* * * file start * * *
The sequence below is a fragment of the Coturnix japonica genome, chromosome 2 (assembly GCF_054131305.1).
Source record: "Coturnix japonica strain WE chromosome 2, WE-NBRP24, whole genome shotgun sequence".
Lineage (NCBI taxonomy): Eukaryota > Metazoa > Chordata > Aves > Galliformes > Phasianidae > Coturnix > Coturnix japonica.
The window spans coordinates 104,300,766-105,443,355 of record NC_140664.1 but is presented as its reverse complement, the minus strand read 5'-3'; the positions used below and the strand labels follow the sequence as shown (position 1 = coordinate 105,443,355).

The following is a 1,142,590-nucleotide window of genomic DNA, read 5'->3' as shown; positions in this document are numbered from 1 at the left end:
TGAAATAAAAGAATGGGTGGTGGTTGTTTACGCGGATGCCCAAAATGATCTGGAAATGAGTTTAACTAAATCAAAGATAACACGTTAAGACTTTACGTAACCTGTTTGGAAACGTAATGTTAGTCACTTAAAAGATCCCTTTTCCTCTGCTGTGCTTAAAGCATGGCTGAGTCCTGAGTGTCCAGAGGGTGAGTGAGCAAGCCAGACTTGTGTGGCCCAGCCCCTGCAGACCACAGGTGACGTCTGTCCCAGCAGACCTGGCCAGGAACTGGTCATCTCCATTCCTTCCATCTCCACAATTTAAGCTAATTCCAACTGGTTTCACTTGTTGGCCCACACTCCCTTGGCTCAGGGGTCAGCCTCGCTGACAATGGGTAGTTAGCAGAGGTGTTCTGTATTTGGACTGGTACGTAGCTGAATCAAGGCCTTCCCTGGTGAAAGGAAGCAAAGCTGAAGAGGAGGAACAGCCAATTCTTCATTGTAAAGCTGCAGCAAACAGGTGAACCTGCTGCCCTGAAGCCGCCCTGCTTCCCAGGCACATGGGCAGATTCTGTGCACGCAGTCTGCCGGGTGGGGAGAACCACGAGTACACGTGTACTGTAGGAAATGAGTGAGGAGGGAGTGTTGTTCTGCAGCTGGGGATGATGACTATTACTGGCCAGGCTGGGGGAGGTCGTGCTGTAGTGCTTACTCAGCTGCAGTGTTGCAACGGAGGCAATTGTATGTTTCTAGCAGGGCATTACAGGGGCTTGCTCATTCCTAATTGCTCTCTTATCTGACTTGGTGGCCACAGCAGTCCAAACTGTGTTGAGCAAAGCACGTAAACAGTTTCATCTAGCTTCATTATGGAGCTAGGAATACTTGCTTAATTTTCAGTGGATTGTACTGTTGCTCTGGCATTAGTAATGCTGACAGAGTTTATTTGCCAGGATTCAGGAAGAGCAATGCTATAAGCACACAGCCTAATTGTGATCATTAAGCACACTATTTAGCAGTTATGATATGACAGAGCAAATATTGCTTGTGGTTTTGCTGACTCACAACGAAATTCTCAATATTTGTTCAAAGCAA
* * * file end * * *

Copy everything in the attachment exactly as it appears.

The sequence below is a fragment of the Coturnix japonica genome, chromosome 2 (assembly GCF_054131305.1).
Source record: "Coturnix japonica strain WE chromosome 2, WE-NBRP24, whole genome shotgun sequence".
Lineage (NCBI taxonomy): Eukaryota > Metazoa > Chordata > Aves > Galliformes > Phasianidae > Coturnix > Coturnix japonica.
The window spans coordinates 104,300,766-105,443,355 of record NC_140664.1 but is presented as its reverse complement, the minus strand read 5'-3'; the positions used below and the strand labels follow the sequence as shown (position 1 = coordinate 105,443,355).

The following is a 1,142,590-nucleotide window of genomic DNA, read 5'->3' as shown; positions in this document are numbered from 1 at the left end:
TGAAATAAAAGAATGGGTGGTGGTTGTTTACGCGGATGCCCAAAATGATCTGGAAATGAGTTTAACTAAATCAAAGATAACACGTTAAGACTTTACGTAACCTGTTTGGAAACGTAATGTTAGTCACTTAAAAGATCCCTTTTCCTCTGCTGTGCTTAAAGCATGGCTGAGTCCTGAGTGTCCAGAGGGTGAGTGAGCAAGCCAGACTTGTGTGGCCCAGCCCCTGCAGACCACAGGTGACGTCTGTCCCAGCAGACCTGGCCAGGAACTGGTCATCTCCATTCCTTCCATCTCCACAATTTAAGCTAATTCCAACTGGTTTCACTTGTTGGCCCACACTCCCTTGGCTCAGGGGTCAGCCTCGCTGACAATGGGTAGTTAGCAGAGGTGTTCTGTATTTGGACTGGTACGTAGCTGAATCAAGGCCTTCCCTGGTGAAAGGAAGCAAAGCTGAAGAGGAGGAACAGCCAATTCTTCATTGTAAAGCTGCAGCAAACAGGTGAACCTGCTGCCCTGAAGCCGCCCTGCTTCCCAGGCACATGGGCAGATTCTGTGCACGCAGTCTGCCGGGTGGGGAGAACCACGAGTACACGTGTACTGTAGGAAATGAGTGAGGAGGGAGTGTTGTTCTGCAGCTGGGGATGATGACTATTACTGGCCAGGCTGGGGGAGGTCGTGCTGTAGTGCTTACTCAGCTGCAGTGTTGCAACGGAGGCAATTGTATGTTTCTAGCAGGGCATTACAGGGGCTTGCTCATTCCTAATTGCTCTCTTATCTGACTTGGTGGCCACAGCAGTCCAAACTGTGTTGAGCAAAGCACGTAAACAGTTTCATCTAGCTTCATTATGGAGCTAGGAATACTTGCTTAATTTTCAGTGGATTGTACTGTTGCTCTGGCATTAGTAATGCTGACAGAGTTTATTTGCCAGGATTCAGGAAGAGCAATGCTATAAGCACACAGCCTAATTGTGATCATTAAGCACACTATTTAGCAGTTATGATATGACAGAGCAAATATTGCTTGTGGTTTTGCTGACTCACAACGAAATTCTCAATATTTGTTCAAAGCAA